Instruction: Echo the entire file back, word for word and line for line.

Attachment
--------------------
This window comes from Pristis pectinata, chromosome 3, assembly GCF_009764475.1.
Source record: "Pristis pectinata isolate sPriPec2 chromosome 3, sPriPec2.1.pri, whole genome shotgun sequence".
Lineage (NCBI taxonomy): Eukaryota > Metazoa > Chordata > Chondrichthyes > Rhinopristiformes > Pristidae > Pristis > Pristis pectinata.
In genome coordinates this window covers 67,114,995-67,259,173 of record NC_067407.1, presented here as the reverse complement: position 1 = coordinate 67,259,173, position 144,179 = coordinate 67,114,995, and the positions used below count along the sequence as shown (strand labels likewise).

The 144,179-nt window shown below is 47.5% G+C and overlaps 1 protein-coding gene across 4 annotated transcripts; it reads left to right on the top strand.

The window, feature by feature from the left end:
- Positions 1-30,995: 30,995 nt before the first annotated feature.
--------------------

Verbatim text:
This window comes from Pristis pectinata, chromosome 3, assembly GCF_009764475.1.
Source record: "Pristis pectinata isolate sPriPec2 chromosome 3, sPriPec2.1.pri, whole genome shotgun sequence".
Lineage (NCBI taxonomy): Eukaryota > Metazoa > Chordata > Chondrichthyes > Rhinopristiformes > Pristidae > Pristis > Pristis pectinata.
In genome coordinates this window covers 67,114,995-67,259,173 of record NC_067407.1, presented here as the reverse complement: position 1 = coordinate 67,259,173, position 144,179 = coordinate 67,114,995, and the positions used below count along the sequence as shown (strand labels likewise).

The 144,179-nt window shown below is 47.5% G+C and overlaps 1 protein-coding gene across 4 annotated transcripts; it reads left to right on the top strand.

The window, feature by feature from the left end:
- Positions 1-30,995: 30,995 nt before the first annotated feature.